After-school program for Tikva’s son
Tikva, 27, has worked at a call center for the past two and a half years. Despite Corona, she tried to miss as few days as possible. Although her job is full-time, Tikva earns so little that she qualifies for both rent support and social security payments. Recently, Tikva and her co-workers learned that the parent company has decided to close the call center and lay them all off. She has been looking for a new job but has not yet found one.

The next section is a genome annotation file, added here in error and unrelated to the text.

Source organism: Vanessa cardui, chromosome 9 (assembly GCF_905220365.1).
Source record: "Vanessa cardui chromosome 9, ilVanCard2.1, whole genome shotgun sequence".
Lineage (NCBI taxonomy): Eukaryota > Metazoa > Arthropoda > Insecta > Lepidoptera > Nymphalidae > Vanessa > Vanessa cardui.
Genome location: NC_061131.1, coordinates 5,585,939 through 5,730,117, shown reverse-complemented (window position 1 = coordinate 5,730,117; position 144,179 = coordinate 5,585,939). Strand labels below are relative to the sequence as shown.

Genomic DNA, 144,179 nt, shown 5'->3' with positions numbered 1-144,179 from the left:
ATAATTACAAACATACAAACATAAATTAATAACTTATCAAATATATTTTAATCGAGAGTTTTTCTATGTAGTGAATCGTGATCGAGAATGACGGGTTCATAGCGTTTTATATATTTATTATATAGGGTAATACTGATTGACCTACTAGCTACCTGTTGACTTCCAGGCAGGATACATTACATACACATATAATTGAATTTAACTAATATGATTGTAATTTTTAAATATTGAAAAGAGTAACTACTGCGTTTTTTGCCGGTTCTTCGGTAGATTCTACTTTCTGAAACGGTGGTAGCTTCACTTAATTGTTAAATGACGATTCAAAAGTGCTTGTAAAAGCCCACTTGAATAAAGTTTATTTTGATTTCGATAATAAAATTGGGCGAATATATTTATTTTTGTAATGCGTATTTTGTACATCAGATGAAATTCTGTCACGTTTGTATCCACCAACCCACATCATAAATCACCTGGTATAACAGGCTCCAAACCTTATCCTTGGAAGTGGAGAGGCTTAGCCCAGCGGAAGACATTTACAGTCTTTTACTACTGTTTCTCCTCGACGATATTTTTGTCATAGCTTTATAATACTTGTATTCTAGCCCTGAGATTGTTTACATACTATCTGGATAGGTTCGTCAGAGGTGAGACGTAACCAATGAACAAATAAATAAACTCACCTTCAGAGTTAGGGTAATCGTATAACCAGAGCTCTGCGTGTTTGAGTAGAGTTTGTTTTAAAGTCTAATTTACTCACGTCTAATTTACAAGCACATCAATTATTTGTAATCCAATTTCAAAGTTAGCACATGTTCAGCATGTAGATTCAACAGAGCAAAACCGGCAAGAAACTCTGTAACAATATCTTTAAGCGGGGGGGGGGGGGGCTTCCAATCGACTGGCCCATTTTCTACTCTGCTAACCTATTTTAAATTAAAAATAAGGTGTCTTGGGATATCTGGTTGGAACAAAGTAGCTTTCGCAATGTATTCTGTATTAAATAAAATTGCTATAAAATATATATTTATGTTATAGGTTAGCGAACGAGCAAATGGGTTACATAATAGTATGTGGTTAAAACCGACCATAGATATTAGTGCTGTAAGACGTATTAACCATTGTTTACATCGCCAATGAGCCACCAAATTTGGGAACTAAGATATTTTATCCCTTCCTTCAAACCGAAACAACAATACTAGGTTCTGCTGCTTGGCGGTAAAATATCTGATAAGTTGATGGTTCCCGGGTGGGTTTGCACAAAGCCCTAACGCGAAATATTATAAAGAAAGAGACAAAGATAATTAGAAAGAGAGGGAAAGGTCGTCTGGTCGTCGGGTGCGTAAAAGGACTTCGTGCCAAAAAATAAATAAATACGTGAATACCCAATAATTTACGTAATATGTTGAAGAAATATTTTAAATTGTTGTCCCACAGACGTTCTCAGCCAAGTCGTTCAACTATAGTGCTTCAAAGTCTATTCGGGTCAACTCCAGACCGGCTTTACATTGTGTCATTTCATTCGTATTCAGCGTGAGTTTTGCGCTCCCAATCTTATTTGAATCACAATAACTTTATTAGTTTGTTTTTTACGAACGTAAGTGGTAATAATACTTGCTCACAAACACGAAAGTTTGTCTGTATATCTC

Tikva participates in a program that helps impoverished women learn to make wise financial decisions, determine what kinds of jobs would be fulfilling for them, and train for them. Tikva has been part of the program for two years. She attends meetings regularly, and the organizers are pleased with her progress.
In order to work, take part in the extra training and, now, look for a new job, Tikva needs coverage for her five-year-old son. Her town runs an afternoon program that she would like him to join. It would be a fun, safe place for him, and it would reassure Tikva that he is being well-cared for after school. On her minimal earnings, however, Tikva cannot afford the cost of the program.